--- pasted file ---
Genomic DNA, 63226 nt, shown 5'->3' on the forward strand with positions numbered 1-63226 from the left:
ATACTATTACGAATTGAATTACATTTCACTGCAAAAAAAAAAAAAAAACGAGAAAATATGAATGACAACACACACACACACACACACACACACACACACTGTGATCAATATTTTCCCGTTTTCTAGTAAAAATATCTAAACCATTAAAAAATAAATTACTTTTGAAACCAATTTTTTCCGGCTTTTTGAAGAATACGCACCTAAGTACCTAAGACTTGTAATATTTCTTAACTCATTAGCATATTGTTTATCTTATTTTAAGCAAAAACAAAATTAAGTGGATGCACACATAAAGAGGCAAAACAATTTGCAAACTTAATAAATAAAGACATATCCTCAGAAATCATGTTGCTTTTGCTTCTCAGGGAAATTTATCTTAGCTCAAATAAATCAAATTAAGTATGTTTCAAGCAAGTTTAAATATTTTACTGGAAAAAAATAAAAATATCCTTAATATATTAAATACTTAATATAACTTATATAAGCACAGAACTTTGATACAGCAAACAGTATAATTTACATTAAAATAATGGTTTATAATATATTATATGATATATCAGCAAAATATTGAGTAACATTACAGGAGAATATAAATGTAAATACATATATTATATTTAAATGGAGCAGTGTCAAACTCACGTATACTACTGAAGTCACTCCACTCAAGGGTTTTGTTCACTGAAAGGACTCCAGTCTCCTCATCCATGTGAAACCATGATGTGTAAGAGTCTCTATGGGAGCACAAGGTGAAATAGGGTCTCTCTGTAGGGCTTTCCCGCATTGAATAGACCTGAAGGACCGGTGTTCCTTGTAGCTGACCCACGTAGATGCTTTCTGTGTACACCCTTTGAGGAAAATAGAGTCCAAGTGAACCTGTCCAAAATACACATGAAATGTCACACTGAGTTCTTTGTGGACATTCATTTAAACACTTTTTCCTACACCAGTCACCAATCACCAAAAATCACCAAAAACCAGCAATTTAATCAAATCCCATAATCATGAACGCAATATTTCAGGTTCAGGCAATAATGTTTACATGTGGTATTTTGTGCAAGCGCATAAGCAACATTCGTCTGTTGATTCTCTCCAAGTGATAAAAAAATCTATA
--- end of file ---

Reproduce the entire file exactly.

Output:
Genomic DNA, 63226 nt, shown 5'->3' on the forward strand with positions numbered 1-63226 from the left:
ATACTATTACGAATTGAATTACATTTCACTGCAAAAAAAAAAAAAAAACGAGAAAATATGAATGACAACACACACACACACACACACACACACACACACTGTGATCAATATTTTCCCGTTTTCTAGTAAAAATATCTAAACCATTAAAAAATAAATTACTTTTGAAACCAATTTTTTCCGGCTTTTTGAAGAATACGCACCTAAGTACCTAAGACTTGTAATATTTCTTAACTCATTAGCATATTGTTTATCTTATTTTAAGCAAAAACAAAATTAAGTGGATGCACACATAAAGAGGCAAAACAATTTGCAAACTTAATAAATAAAGACATATCCTCAGAAATCATGTTGCTTTTGCTTCTCAGGGAAATTTATCTTAGCTCAAATAAATCAAATTAAGTATGTTTCAAGCAAGTTTAAATATTTTACTGGAAAAAAATAAAAATATCCTTAATATATTAAATACTTAATATAACTTATATAAGCACAGAACTTTGATACAGCAAACAGTATAATTTACATTAAAATAATGGTTTATAATATATTATATGATATATCAGCAAAATATTGAGTAACATTACAGGAGAATATAAATGTAAATACATATATTATATTTAAATGGAGCAGTGTCAAACTCACGTATACTACTGAAGTCACTCCACTCAAGGGTTTTGTTCACTGAAAGGACTCCAGTCTCCTCATCCATGTGAAACCATGATGTGTAAGAGTCTCTATGGGAGCACAAGGTGAAATAGGGTCTCTCTGTAGGGCTTTCCCGCATTGAATAGACCTGAAGGACCGGTGTTCCTTGTAGCTGACCCACGTAGATGCTTTCTGTGTACACCCTTTGAGGAAAATAGAGTCCAAGTGAACCTGTCCAAAATACACATGAAATGTCACACTGAGTTCTTTGTGGACATTCATTTAAACACTTTTTCCTACACCAGTCACCAATCACCAAAAATCACCAAAAACCAGCAATTTAATCAAATCCCATAATCATGAACGCAATATTTCAGGTTCAGGCAATAATGTTTACATGTGGTATTTTGTGCAAGCGCATAAGCAACATTCGTCTGTTGATTCTCTCCAAGTGATAAAAAAATCTATA